A writer for the New York Times has published a story about his ageing parents, and his own thoughts about getting older, that’s so painfully honest it may make you squirm.
In a piece headlined ‘Things I’ll do Differently When I’m Old’, Steven Petrow lays bare the apparently infuriating behaviour of his parents, as well as what his own recognition that he, now 60, may have to start taking his own advice so that he doesn’t repeat their behaviour.
Petrow explains that shortly after his 50th birthday, he started keeping a secret list of the things his parents did as they got older that he found “wrong” and hoped not to repeat.
“My dad lied chronically about taking his meds. He refused to get a hearing aid … My mom smoked behind my back (she thought) … It was all too easy to call them out, and I recognized over and over just how awful it is to become feeble, sick and increasingly absent-minded, or worse,” he writes in the New York Times‘ Well section.
It’s a long list.
His mother (who was eventually diagnosed with lung cancer) continued to drive despite having numerous accidents. She was aggressive and abusive toward home-help carers who assisted her. She ignored instructions to do exercises designed to help her recover from surgery.
Meanwhile, his father refused to use a walking stick or walker despite numerous falls (the aftermath of a fall eventually caused his death, as it had the death of the writer’s grandmother – a death his father, her son, had witnessed). He continued to wet the bed and allow others to clean it, rather than the suffer the apparent ignominy of wearing adult Pampers.
Petrow added some other rules of his own – he would be sure to continue to care about his appearance in his later years, including bathing regularly, he would remember to be kind, to not take out his frustrations on those closest to him, and to apologise.
“The entries on that list reflect my frustration of seeing the price my parents paid for their stubbornness,” Petrow says.
But then, how to know when to stop adding to the list start taking his own advice? And would he even retain the self-awareness to save him from becoming the stereotypically cantankerous, stubborn and somewhat selfish elderly people his parents apparently became?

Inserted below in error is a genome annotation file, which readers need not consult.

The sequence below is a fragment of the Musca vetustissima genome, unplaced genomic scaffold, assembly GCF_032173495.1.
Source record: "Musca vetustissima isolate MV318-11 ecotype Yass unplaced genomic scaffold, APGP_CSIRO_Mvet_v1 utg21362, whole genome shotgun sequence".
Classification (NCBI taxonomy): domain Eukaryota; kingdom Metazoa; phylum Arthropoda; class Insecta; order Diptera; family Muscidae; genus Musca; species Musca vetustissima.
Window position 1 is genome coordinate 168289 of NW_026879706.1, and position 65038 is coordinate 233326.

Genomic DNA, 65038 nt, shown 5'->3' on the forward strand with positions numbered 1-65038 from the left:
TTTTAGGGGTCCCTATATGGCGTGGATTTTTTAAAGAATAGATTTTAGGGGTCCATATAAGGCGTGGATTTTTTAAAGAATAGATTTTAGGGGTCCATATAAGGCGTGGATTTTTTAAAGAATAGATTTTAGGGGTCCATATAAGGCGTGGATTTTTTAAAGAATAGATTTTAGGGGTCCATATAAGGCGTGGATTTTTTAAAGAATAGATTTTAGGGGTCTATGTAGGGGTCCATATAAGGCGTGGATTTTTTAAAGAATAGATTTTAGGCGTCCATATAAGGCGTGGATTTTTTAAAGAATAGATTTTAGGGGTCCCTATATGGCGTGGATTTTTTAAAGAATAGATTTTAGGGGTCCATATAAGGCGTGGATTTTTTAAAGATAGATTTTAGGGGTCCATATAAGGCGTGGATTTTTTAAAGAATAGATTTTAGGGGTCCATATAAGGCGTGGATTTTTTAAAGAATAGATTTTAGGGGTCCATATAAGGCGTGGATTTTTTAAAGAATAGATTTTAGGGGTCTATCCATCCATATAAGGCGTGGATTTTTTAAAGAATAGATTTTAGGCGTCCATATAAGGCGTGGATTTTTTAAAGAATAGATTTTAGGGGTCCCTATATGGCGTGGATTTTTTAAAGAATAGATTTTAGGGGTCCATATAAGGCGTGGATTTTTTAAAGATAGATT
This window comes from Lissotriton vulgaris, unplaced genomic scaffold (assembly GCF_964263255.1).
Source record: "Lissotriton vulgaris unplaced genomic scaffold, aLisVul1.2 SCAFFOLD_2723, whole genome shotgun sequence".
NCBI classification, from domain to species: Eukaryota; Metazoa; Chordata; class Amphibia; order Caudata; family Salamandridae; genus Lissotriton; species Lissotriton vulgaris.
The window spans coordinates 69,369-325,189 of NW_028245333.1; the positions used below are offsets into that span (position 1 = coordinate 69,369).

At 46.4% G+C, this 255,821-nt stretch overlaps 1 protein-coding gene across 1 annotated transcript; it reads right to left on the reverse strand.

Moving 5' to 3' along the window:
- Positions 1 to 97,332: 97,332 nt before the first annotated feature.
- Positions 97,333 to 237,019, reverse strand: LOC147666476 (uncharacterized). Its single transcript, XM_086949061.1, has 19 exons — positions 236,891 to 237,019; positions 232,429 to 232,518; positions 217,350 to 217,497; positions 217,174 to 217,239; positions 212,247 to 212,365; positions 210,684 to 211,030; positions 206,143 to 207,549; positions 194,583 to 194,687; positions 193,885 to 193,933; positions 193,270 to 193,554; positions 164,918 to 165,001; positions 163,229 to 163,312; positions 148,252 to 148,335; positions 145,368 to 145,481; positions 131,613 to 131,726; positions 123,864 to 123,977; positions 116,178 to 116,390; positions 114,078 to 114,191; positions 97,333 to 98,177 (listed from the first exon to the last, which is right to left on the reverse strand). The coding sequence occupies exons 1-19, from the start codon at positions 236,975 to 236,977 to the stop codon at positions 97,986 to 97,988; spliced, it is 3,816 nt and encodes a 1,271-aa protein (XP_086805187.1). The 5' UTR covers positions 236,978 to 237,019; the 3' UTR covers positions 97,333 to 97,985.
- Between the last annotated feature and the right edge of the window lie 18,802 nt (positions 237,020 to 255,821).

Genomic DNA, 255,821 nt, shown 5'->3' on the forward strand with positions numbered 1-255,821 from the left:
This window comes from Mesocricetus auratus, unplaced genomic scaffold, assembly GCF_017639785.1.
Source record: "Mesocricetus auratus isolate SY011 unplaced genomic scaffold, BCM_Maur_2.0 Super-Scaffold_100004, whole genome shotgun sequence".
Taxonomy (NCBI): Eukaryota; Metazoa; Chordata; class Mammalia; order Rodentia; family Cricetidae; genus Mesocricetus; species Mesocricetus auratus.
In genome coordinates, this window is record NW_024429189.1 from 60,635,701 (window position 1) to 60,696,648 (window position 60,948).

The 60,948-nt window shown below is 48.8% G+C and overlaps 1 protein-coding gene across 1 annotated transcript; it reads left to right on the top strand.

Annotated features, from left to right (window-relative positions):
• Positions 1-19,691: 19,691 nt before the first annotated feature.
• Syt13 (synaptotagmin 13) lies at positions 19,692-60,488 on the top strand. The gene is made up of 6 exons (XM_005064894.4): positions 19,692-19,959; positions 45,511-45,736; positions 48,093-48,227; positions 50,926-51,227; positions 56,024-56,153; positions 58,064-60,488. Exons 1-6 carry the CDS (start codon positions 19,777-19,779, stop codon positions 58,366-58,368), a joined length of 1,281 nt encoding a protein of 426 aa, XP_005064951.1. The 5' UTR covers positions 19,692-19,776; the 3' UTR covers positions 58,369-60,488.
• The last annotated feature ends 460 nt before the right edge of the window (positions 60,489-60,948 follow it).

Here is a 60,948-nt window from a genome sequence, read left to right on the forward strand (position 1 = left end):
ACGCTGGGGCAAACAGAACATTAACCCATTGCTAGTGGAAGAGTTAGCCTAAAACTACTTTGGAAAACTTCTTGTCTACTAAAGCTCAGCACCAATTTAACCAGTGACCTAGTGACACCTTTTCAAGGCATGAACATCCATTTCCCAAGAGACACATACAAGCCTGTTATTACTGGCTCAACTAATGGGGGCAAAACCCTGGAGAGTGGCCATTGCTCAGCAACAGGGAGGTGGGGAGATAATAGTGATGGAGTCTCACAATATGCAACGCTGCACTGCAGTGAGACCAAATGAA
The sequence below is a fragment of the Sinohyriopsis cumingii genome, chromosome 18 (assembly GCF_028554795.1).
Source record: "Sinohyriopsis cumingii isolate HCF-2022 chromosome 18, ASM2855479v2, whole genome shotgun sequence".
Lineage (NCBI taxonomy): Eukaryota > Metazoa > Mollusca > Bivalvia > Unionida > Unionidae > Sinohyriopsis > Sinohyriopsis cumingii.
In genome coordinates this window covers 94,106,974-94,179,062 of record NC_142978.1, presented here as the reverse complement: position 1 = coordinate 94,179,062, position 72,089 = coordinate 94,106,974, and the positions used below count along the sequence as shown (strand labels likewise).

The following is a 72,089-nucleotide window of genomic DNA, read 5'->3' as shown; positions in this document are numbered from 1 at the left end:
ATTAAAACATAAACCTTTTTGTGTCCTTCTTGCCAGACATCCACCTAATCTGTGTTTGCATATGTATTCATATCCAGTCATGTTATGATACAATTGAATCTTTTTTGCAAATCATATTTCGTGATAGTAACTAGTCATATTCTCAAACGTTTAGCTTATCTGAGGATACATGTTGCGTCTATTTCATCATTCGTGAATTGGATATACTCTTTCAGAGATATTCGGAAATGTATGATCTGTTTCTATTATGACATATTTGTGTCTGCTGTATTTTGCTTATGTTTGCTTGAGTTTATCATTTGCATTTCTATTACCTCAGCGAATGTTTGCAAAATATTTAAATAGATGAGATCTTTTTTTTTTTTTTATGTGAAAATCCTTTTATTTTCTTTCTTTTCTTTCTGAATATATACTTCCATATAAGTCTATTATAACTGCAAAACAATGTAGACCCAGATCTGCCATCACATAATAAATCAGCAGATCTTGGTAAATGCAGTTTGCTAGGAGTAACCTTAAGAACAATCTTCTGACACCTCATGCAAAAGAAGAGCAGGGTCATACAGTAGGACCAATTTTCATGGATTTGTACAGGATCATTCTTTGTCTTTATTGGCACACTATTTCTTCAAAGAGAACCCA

“As I march onward from 60, I continue to pay attention and maintain my list,” Petrow writes.
“But I remain mindful of what one friend told me: ‘The important thing is to remember no matter how much we tell ourselves we won’t be like our parents, no matter how hard and fast we run in the other direction, we become them’.”
The writer doesn’t come to any conclusion to this life conundrum, other than to say that he hopes to learn from his parents’ errors and not make too many of his own.
Readers, however, had some strong thoughts about his attitude towards both his parents and ageing.
“So you always thought you could be a better at aging than your parents,” abbie47 writes in response.
“You thought they were failing at it. You looked down on them for their foolishness and thought that, by force of will, you would do much better. Maybe the main thing that aging demonstrates is that the idea that we control such things is an illusion.”
Gowyo, meanwhile, comments: “I still can’t believe I am 60 – don’t feel like I am – but I know that seems ‘old’ to some. My note would be to gracefully accept the changes that come with aging throughout all the stages of life. And always be kind!”.
Parker, who claims to have worked “within the older adult community” for 30 years, observes that all humans tend to become more stubborn as they age.
“Giving up independence is NOT easy. But introducing changes ( home care, meals on wheels, no more driving etc) earlier rather than later might help,” Parker says.
Others, such as commenter MS, feel Petrow’s lacking respect for the older generation.
“I’d like to see more respect from younger people for the decisions made by older people. A fall may be a big hazard for someone old, but so are many of the extreme sports indulged in by the young,” they point out.
“Who’s to judge if the value of small independences lost are worth an extra six months of life if they are lived in a wheel chair, or out of sound and sight of the outdoors?”
Perhaps Ims’ comment is the only one that everyone can possibly agree with.
“It’s clear that we all have a hard time aging. We all want to do it gracefully.”